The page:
As can be seen, I will be adding the configuration for a sweet new IPSec VPN between R1 and R2 in the next post which will be the actual lab session, as there is so much theory and acronym definitions that are important to know and understand that it really just needs its own post to cover all of it for future reference.
I put the Topology in this post because I was so excited about the little green VPN tunnel I built first in paint, only to be built again on the equipment in the near future 🙂
Speaking of that boring stuff you need to know in regards to IPSec VPN, lets start with acronym definitions:
- IPSec = IP Security
- GRE = Generic Routing Encapsulation
- AH = Authentication Header
- ESP = Encapsulation Security Payload
- IKE = Internet Key Exchange
And here are some phrases that will also need to be very clear on:
- VPN Data Origin Authentication = Receiver can guarantee the source of the packet
- VPN Encryption = Making content of IP Packet unreadable during transmission
- VPN Integrity = Receivers ability to ensure data is not tampered with during transmission
To begin I’d like to mention the first protocol that can be used to create a VPN tunnel, GRE, which uses no encryption scheme for transmission making it a poor choice for a VPN.
The answer to GRE tunnels for encrypted VPN transmission is IPSec VPN. IPSec offers encryption and authentication using a combination of the protocols AH, ESP, and IKE:
As seen in the compilation of an IPSec VPN packet, AH is in a field of it’s own doing Authentication and Securing the data payload, while ESP is a re-encapsulation of the original IP packet with it’s own Header and Trailer.
AH offers solid security by performing data origin authentication to secure the payload, and offers anti-reply protection. The major drawback is that the authentication it provides for the IP header is not complete, because some of the IP fields cannot be correctly predicted by the receiver, as they may change during transmission – THOUGH IT DOES PROTECT THE IP PACKETS PAYLOAD.
AH offers data origin authentication, data integrity, and optional anti-replay protection. However, it does not offer data confidentiality.
ESP on the other hand does exactly what it’s acronym stands for, Encapsulating Security Payload using an ESP Header and Trailer. It offers data origin authentication, anti-replay protection, and data confidentiality.
ESP vs AH can be likened to TCP vs UDP, in the way that one of them has a lot of great features that we want for every packet in our network, however everything has a cost to the network devices CPU / Memory so we have to pick and choose where to use what.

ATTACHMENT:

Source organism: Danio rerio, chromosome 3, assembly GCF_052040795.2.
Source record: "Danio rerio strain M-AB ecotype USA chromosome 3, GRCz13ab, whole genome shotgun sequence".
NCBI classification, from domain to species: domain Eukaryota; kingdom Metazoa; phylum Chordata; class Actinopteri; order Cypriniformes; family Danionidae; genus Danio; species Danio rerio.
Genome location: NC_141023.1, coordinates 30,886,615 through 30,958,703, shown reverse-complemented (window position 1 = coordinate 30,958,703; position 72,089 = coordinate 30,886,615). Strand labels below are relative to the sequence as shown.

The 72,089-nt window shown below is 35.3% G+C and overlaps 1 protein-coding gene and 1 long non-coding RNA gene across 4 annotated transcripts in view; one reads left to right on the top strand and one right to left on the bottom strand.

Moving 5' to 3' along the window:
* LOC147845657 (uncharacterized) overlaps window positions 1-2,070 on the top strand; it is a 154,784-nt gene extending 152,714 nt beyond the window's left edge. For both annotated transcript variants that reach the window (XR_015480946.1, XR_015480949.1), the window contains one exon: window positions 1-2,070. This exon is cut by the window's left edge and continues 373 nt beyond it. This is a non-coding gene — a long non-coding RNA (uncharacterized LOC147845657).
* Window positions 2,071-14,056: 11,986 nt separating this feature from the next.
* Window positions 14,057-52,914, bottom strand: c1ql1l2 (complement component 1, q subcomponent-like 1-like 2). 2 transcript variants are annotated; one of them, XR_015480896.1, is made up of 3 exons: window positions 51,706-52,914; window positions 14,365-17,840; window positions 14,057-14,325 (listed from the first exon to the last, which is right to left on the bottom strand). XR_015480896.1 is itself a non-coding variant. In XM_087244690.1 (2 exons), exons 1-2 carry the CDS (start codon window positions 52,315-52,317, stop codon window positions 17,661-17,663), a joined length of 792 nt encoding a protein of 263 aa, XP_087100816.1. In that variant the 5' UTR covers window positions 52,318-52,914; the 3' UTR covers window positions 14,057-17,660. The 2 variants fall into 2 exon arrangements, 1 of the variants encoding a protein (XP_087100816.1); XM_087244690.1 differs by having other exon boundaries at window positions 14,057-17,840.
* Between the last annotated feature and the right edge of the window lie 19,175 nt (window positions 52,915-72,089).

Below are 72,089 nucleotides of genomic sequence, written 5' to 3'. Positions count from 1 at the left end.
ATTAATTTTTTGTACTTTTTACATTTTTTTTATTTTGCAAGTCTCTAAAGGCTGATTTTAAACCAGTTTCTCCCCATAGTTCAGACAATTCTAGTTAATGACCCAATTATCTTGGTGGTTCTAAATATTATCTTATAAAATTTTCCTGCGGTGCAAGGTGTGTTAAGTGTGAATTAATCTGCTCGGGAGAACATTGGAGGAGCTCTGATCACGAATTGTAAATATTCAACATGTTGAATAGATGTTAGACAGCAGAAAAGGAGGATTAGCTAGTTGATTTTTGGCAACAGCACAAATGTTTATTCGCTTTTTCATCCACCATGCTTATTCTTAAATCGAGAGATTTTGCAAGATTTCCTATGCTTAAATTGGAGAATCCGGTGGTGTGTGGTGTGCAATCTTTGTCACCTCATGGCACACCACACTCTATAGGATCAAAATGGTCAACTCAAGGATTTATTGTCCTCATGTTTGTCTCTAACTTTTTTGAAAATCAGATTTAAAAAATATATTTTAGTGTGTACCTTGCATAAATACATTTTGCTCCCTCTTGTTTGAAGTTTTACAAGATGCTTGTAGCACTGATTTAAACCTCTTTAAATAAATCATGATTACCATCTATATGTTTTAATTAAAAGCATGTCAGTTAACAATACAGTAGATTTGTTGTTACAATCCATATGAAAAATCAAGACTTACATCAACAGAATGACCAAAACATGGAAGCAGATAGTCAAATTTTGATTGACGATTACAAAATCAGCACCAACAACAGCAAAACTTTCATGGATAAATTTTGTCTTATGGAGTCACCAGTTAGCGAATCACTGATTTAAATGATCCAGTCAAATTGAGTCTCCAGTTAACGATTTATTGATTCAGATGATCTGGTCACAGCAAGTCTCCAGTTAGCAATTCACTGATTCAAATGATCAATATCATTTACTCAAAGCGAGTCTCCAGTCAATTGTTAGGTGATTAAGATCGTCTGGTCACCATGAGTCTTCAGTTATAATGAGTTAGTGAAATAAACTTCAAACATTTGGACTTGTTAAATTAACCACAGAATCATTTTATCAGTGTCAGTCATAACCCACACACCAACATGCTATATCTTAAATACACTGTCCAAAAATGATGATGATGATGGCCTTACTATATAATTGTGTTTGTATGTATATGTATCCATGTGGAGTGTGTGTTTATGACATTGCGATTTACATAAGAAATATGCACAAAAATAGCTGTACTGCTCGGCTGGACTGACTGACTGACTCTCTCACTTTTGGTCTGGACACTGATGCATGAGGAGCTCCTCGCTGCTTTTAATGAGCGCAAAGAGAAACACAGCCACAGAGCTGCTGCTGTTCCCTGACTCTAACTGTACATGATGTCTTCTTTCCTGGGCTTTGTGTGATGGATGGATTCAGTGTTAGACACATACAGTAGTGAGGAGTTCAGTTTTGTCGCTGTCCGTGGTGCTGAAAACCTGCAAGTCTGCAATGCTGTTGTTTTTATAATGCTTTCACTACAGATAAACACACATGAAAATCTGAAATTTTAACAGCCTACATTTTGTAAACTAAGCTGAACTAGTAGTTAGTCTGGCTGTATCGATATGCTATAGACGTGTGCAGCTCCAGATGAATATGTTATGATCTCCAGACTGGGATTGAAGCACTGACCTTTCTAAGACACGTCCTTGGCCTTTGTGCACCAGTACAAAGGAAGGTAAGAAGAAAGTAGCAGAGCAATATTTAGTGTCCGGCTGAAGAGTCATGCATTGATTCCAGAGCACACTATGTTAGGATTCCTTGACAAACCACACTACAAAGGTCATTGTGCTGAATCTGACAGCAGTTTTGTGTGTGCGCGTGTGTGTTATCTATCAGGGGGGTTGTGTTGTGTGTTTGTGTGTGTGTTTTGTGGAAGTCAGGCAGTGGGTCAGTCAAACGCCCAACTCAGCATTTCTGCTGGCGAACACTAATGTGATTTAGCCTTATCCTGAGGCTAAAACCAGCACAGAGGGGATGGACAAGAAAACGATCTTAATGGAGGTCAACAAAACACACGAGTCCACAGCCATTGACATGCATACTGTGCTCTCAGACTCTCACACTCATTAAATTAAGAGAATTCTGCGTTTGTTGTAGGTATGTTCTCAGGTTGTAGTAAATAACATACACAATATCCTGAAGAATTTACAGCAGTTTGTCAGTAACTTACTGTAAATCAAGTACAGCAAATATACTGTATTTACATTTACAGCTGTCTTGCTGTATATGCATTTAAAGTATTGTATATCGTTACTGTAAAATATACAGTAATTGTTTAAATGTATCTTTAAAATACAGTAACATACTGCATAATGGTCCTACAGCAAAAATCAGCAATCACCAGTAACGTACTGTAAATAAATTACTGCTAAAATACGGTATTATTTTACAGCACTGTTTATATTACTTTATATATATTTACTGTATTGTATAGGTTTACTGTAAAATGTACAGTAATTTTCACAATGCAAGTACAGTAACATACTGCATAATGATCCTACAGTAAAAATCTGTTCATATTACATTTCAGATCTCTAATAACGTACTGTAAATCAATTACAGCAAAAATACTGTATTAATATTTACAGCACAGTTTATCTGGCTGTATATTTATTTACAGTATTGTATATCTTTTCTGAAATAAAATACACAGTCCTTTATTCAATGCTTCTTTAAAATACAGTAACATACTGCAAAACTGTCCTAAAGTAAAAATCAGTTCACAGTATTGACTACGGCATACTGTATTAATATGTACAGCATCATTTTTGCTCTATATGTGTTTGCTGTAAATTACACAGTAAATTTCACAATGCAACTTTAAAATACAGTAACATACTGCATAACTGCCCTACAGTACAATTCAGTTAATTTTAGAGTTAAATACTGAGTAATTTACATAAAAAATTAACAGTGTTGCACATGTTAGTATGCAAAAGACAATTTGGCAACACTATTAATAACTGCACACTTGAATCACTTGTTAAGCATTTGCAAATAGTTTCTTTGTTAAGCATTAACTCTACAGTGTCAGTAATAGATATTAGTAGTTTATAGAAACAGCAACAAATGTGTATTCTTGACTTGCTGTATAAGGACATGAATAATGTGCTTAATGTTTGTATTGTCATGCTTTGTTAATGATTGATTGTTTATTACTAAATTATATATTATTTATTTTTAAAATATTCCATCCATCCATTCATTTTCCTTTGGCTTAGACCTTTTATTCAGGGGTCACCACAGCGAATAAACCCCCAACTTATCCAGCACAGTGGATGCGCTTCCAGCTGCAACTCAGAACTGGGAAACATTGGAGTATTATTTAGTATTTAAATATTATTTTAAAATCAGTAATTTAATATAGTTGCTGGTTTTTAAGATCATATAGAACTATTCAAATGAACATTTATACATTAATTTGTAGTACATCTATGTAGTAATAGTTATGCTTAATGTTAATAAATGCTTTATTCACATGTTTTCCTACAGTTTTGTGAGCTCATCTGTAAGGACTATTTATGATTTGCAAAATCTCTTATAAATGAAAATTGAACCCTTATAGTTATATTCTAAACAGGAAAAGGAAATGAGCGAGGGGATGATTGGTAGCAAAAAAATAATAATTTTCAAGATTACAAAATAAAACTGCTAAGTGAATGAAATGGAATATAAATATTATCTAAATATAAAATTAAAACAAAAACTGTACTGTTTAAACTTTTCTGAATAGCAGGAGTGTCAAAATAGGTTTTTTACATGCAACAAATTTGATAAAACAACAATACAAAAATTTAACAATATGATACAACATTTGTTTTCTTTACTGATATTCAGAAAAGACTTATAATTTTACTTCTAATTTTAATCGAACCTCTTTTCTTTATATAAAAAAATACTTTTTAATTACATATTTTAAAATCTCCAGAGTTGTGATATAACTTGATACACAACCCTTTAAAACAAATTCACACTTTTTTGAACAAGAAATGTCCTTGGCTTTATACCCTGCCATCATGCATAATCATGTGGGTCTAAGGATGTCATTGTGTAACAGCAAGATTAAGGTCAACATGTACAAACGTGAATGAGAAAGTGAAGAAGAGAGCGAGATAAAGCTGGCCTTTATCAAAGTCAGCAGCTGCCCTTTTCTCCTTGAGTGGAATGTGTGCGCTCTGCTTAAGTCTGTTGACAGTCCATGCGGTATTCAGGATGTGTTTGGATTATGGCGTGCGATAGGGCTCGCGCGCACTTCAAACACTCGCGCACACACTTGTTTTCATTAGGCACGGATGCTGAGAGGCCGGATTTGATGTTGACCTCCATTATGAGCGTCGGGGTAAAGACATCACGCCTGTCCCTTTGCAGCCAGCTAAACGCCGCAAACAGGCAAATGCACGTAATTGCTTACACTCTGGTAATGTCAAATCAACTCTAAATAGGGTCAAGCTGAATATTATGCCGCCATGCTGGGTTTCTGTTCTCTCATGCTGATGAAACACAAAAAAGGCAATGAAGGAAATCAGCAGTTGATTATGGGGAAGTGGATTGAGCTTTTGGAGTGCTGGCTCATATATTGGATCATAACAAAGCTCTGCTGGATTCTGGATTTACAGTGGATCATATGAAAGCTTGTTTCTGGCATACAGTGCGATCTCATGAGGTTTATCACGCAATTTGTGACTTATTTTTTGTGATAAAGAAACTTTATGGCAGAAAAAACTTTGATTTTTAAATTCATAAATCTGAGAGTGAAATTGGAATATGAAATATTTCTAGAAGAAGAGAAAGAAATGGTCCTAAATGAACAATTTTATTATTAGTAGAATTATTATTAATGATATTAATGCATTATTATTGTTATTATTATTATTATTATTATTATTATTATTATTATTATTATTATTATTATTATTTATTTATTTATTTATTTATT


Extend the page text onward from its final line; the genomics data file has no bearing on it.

ESP’s strong cryptography has a few drawbacks of its own:
- It puts a huge load on the routers CPU
- It is not used everywhere because of its strong cryptography
- Cryptography is not allowed in all countries (as in Cisco IOS disclaimers)
- AH has no such problem, but ESP should be used where possible
Both ESP and AH can be run in either Tunnel Mode or Transport mode:
In Tunnel mode the entire IPSec process is transparent to end hosts, it encrypts the entire packet, then places it into another IP packet. That encapsulating packet will have the IP addresses configured on the tunnel endpoints, and its those tunnel IP addresses that will be used to route the packet.
Transport mode encrypts the IP packets payload, but the IPSec Header is inserted directly after the IP Header, resulting in no protection for the original IP address. Also, the packet is routed using the original IP address, and only the data from the Transport layer up is protected by IPSec.
We are almost done with theory, almost there, just need to review the 5 steps of the formation of an IPSec VPN tunnel (these will be covered in detail during lab):
- Initialization of the tunnel by “interesting traffic” which is traffic that matches a Crypto ACL
- This triggers the IKE Phase 1, where IKE SA is negotiated
- Once Phase 1 completes, IKE Phase 2 IPSec SA Negotiation
- One Phase 2 is complete, the Tunnel is formed and Data Transfer takes place
- Once Data Transfer is complete we need to tear down the VPN tunnel (Tunnel Termination) after a determined amount of idle time with no data transmission
If the tunnel has a predetermined time that it will be Up, yet Data Transfer is still occurring, a new SA will be negotiated between Tunnel end points while the existing SA remains in place.
And with that, theory is wrapped up at least for now, I actually turned my rack on immediately out of habit when I sat down to type this post 🙂 Onward to IPSec tunnel configuration between R1 and R2! (More theory will be explained as I configure)